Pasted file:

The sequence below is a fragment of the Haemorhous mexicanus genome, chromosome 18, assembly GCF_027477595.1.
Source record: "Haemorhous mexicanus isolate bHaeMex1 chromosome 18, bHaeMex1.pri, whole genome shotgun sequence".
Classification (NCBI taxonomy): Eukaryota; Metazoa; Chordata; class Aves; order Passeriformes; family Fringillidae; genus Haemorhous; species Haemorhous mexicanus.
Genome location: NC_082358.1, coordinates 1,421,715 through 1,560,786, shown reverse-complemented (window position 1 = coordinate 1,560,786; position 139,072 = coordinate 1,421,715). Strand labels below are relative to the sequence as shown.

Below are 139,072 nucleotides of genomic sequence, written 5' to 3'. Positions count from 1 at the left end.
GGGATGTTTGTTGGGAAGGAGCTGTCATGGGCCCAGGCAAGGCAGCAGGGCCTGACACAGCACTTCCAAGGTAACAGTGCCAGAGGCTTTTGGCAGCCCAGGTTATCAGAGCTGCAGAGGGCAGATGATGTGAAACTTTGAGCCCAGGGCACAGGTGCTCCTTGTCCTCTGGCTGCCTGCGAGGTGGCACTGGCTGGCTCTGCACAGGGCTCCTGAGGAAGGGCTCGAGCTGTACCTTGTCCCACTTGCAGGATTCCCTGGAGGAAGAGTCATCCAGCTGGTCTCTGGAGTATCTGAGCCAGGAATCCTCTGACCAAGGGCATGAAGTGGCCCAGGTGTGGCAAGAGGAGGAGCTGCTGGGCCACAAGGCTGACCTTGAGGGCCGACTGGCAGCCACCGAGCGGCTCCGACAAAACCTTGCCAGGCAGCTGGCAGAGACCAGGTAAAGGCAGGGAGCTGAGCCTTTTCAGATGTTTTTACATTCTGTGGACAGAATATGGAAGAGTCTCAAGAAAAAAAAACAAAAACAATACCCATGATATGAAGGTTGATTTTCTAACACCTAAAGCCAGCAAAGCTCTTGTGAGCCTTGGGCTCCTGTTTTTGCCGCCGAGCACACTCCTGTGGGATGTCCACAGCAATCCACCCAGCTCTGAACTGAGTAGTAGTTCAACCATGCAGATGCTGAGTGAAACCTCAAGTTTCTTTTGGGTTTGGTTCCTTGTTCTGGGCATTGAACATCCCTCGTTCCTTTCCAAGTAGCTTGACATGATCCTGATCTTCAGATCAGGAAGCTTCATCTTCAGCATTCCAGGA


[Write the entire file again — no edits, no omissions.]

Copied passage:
The sequence below is a fragment of the Haemorhous mexicanus genome, chromosome 18, assembly GCF_027477595.1.
Source record: "Haemorhous mexicanus isolate bHaeMex1 chromosome 18, bHaeMex1.pri, whole genome shotgun sequence".
Classification (NCBI taxonomy): Eukaryota; Metazoa; Chordata; class Aves; order Passeriformes; family Fringillidae; genus Haemorhous; species Haemorhous mexicanus.
Genome location: NC_082358.1, coordinates 1,421,715 through 1,560,786, shown reverse-complemented (window position 1 = coordinate 1,560,786; position 139,072 = coordinate 1,421,715). Strand labels below are relative to the sequence as shown.

Below are 139,072 nucleotides of genomic sequence, written 5' to 3'. Positions count from 1 at the left end.
GGGATGTTTGTTGGGAAGGAGCTGTCATGGGCCCAGGCAAGGCAGCAGGGCCTGACACAGCACTTCCAAGGTAACAGTGCCAGAGGCTTTTGGCAGCCCAGGTTATCAGAGCTGCAGAGGGCAGATGATGTGAAACTTTGAGCCCAGGGCACAGGTGCTCCTTGTCCTCTGGCTGCCTGCGAGGTGGCACTGGCTGGCTCTGCACAGGGCTCCTGAGGAAGGGCTCGAGCTGTACCTTGTCCCACTTGCAGGATTCCCTGGAGGAAGAGTCATCCAGCTGGTCTCTGGAGTATCTGAGCCAGGAATCCTCTGACCAAGGGCATGAAGTGGCCCAGGTGTGGCAAGAGGAGGAGCTGCTGGGCCACAAGGCTGACCTTGAGGGCCGACTGGCAGCCACCGAGCGGCTCCGACAAAACCTTGCCAGGCAGCTGGCAGAGACCAGGTAAAGGCAGGGAGCTGAGCCTTTTCAGATGTTTTTACATTCTGTGGACAGAATATGGAAGAGTCTCAAGAAAAAAAAACAAAAACAATACCCATGATATGAAGGTTGATTTTCTAACACCTAAAGCCAGCAAAGCTCTTGTGAGCCTTGGGCTCCTGTTTTTGCCGCCGAGCACACTCCTGTGGGATGTCCACAGCAATCCACCCAGCTCTGAACTGAGTAGTAGTTCAACCATGCAGATGCTGAGTGAAACCTCAAGTTTCTTTTGGGTTTGGTTCCTTGTTCTGGGCATTGAACATCCCTCGTTCCTTTCCAAGTAGCTTGACATGATCCTGATCTTCAGATCAGGAAGCTTCATCTTCAGCATTCCAGGA